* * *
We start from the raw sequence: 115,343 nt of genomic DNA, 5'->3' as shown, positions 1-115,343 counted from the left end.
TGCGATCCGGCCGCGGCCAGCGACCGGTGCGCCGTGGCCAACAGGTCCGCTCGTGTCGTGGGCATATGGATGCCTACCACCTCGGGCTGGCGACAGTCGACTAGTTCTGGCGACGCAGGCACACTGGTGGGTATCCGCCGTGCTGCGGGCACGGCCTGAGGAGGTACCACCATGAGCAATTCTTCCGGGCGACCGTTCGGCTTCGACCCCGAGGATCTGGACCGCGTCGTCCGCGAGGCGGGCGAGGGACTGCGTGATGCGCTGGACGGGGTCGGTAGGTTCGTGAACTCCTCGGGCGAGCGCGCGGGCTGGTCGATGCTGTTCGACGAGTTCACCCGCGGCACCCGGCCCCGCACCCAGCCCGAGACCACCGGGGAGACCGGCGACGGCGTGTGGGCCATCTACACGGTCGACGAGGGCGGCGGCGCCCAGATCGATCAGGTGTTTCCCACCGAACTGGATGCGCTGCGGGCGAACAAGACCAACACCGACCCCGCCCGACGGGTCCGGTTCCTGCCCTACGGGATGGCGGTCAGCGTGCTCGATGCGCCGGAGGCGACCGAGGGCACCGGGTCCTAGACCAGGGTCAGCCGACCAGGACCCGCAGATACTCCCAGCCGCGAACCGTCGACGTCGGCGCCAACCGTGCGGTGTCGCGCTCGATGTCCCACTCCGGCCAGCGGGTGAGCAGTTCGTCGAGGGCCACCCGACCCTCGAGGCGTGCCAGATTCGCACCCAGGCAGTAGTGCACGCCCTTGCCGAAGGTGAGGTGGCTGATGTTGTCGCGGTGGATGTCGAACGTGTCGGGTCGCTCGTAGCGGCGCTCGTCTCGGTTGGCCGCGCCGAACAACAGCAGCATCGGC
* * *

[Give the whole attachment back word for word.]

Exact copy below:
We start from the raw sequence: 115,343 nt of genomic DNA, 5'->3' as shown, positions 1-115,343 counted from the left end.
TGCGATCCGGCCGCGGCCAGCGACCGGTGCGCCGTGGCCAACAGGTCCGCTCGTGTCGTGGGCATATGGATGCCTACCACCTCGGGCTGGCGACAGTCGACTAGTTCTGGCGACGCAGGCACACTGGTGGGTATCCGCCGTGCTGCGGGCACGGCCTGAGGAGGTACCACCATGAGCAATTCTTCCGGGCGACCGTTCGGCTTCGACCCCGAGGATCTGGACCGCGTCGTCCGCGAGGCGGGCGAGGGACTGCGTGATGCGCTGGACGGGGTCGGTAGGTTCGTGAACTCCTCGGGCGAGCGCGCGGGCTGGTCGATGCTGTTCGACGAGTTCACCCGCGGCACCCGGCCCCGCACCCAGCCCGAGACCACCGGGGAGACCGGCGACGGCGTGTGGGCCATCTACACGGTCGACGAGGGCGGCGGCGCCCAGATCGATCAGGTGTTTCCCACCGAACTGGATGCGCTGCGGGCGAACAAGACCAACACCGACCCCGCCCGACGGGTCCGGTTCCTGCCCTACGGGATGGCGGTCAGCGTGCTCGATGCGCCGGAGGCGACCGAGGGCACCGGGTCCTAGACCAGGGTCAGCCGACCAGGACCCGCAGATACTCCCAGCCGCGAACCGTCGACGTCGGCGCCAACCGTGCGGTGTCGCGCTCGATGTCCCACTCCGGCCAGCGGGTGAGCAGTTCGTCGAGGGCCACCCGACCCTCGAGGCGTGCCAGATTCGCACCCAGGCAGTAGTGCACGCCCTTGCCGAAGGTGAGGTGGCTGATGTTGTCGCGGTGGATGTCGAACGTGTCGGGTCGCTCGTAGCGGCGCTCGTCTCGGTTGGCCGCGCCGAACAACAGCAGCATCGGC